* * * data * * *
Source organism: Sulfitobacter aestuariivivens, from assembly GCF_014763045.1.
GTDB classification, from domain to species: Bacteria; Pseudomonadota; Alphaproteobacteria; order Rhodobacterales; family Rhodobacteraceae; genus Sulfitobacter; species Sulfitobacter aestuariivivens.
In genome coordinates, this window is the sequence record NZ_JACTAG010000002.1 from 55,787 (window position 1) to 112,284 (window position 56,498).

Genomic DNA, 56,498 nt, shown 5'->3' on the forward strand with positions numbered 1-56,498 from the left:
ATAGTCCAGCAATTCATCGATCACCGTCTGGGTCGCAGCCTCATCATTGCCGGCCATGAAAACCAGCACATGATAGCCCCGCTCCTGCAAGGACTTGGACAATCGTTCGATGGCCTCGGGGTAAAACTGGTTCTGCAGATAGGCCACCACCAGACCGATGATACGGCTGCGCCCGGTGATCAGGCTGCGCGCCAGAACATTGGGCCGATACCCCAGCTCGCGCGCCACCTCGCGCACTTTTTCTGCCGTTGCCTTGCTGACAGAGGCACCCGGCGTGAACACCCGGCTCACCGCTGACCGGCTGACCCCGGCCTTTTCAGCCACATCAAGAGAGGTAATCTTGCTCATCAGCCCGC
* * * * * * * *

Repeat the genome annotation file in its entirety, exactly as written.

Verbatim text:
Source organism: Sulfitobacter aestuariivivens, from assembly GCF_014763045.1.
GTDB classification, from domain to species: Bacteria; Pseudomonadota; Alphaproteobacteria; order Rhodobacterales; family Rhodobacteraceae; genus Sulfitobacter; species Sulfitobacter aestuariivivens.
In genome coordinates, this window is the sequence record NZ_JACTAG010000002.1 from 55,787 (window position 1) to 112,284 (window position 56,498).

Genomic DNA, 56,498 nt, shown 5'->3' on the forward strand with positions numbered 1-56,498 from the left:
ATAGTCCAGCAATTCATCGATCACCGTCTGGGTCGCAGCCTCATCATTGCCGGCCATGAAAACCAGCACATGATAGCCCCGCTCCTGCAAGGACTTGGACAATCGTTCGATGGCCTCGGGGTAAAACTGGTTCTGCAGATAGGCCACCACCAGACCGATGATACGGCTGCGCCCGGTGATCAGGCTGCGCGCCAGAACATTGGGCCGATACCCCAGCTCGCGCGCCACCTCGCGCACTTTTTCTGCCGTTGCCTTGCTGACAGAGGCACCCGGCGTGAACACCCGGCTCACCGCTGACCGGCTGACCCCGGCCTTTTCAGCCACATCAAGAGAGGTAATCTTGCTCATCAGCCCGC